Mental Health Nursing, Mechanical Restraint Measures and Patients’ Legal Rights



Soren Birkeland1, 2, *, Frederik A. Gildberg1
1 Research & Development Unit, Department of Psychiatry, Middelfart, Region of Southern Denmark & Institute of Regional Health Research, Faculty of Health Sciences, University of Southern Denmark, Denmark
2 Department of Psychology, Faculty of Health Sciences, University of Southern Denmark, Denmark


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© Birkeland and Gildberg; Licensee Bentham Open.

open-access license: This is an open access article licensed under the terms of the Creative Commons Attribution-Non-Commercial 4.0 International Public License (CC BY-NC 4.0) (https://creativecommons.org/licenses/by-nc/4.0/legalcode), which permits unrestricted, non-commercial use, distribution and reproduction in any medium, provided the work is properly cited.

* Address correspondence to this author at the Research & Development Unit, Department of Psychiatry, Middelfart, Region of Southern Denmark & Institute of Regional Health Research, Faculty of Health Sciences, University of Southern Denmark, Oestre Hougvej 70, 5500 Middelfart, Denmark; Tel: 00 45 65508321; or Private Address: 15 Cedar St, Cambridge MA 02140, US; Email: sbirkeland@health.sdu.dk


Abstract

Coercive mechanical restraint (MR) in psychiatry constitutes the perhaps most extensive exception from the common health law requirement for involving patients in health care decisions and achieving their informed consent prior to treatment. Coercive measures and particularly MR seriously collide with patient autonomy principles, pose a particular challenge to psychiatric patients’ legal rights, and put intensified demands on health professional performance. Legal rights principles require rationale for coercive measure use be thoroughly considered and rigorously documented. This article presents an in-principle Danish Psychiatric Complaint Board decision concerning MR use initiated by untrained staff. The case illustrates that, judicially, weight must be put on the patient perspective on course of happenings and especially when health professional documentation is scant, patients’ rights call for taking notice of patient evaluations. Consequently, if it comes out that psychiatric staff failed to pay appropriate consideration for the patient’s mental state, perspective, and expressions, patient response deviations are to be judicially interpreted in this light potentially rendering MR use illegitimated. While specification of law criteria might possibly improve law use and promote patients’ rights, education of psychiatry professionals must address the need for, as far as possible, paying due regard to meeting patient perspectives and participation principles as well as formal law and documentation requirements.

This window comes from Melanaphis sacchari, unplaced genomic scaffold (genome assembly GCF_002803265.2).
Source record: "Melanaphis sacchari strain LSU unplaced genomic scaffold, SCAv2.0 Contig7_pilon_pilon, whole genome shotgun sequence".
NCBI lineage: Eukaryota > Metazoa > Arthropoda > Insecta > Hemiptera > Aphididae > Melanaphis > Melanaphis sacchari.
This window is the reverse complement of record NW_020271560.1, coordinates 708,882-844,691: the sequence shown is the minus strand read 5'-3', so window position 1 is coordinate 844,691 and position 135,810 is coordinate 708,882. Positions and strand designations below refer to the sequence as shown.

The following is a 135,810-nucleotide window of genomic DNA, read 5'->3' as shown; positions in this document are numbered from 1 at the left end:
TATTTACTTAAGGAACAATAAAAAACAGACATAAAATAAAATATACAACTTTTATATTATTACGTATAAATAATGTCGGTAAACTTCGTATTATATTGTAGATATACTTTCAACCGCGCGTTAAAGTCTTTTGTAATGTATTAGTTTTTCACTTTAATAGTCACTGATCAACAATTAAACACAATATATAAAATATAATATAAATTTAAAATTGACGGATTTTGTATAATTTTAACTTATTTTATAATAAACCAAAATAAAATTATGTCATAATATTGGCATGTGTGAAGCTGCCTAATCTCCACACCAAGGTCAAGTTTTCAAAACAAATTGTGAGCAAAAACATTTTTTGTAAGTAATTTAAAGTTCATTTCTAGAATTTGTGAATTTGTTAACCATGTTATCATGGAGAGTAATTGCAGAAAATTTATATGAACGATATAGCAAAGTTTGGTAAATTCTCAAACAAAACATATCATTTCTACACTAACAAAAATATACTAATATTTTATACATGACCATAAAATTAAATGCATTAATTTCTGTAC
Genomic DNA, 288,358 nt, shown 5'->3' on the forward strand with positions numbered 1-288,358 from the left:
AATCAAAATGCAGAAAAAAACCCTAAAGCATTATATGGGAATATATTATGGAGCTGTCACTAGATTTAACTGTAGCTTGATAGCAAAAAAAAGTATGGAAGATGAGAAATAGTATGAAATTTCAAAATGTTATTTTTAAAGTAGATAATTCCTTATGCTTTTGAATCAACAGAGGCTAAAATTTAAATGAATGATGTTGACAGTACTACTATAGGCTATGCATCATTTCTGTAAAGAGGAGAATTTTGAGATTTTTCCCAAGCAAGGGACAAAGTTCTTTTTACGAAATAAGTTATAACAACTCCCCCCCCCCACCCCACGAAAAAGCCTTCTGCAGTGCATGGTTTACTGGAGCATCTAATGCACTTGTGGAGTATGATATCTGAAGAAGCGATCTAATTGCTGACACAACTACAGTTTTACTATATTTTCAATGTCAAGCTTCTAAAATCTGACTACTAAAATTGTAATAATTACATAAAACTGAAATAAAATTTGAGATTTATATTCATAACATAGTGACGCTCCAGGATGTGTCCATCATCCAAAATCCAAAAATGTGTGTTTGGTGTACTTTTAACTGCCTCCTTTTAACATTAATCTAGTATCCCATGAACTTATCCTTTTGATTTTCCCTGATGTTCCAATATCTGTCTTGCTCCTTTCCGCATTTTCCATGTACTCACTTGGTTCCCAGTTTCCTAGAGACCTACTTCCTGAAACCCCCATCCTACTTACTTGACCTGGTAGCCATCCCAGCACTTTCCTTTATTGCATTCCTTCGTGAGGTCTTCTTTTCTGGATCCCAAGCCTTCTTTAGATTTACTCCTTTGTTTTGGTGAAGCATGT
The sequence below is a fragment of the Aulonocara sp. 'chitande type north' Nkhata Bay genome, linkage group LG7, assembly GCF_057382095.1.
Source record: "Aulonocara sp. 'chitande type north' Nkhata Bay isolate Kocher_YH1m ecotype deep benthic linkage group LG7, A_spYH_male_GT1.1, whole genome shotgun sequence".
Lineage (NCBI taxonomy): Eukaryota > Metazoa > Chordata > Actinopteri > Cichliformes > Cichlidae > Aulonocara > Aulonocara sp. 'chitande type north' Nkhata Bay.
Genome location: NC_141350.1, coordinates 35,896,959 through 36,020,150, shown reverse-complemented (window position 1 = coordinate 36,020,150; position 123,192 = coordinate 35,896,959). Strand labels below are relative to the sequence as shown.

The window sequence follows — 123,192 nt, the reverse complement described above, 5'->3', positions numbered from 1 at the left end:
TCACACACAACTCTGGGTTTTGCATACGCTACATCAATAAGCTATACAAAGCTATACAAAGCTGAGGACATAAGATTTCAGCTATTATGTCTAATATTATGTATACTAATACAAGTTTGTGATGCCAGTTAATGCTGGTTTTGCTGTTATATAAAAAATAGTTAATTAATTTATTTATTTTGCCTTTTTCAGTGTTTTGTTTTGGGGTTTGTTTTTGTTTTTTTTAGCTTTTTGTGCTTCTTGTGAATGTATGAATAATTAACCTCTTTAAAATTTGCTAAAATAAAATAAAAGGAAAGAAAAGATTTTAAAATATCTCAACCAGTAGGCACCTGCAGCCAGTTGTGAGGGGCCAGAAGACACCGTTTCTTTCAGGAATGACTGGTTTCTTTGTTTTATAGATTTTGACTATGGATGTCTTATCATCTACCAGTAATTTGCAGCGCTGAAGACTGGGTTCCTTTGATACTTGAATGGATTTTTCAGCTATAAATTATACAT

Keywords: Coercive measures, legal rights, mechanical restraint, mental health nursing, professionalism, psychiatry, shared decision making.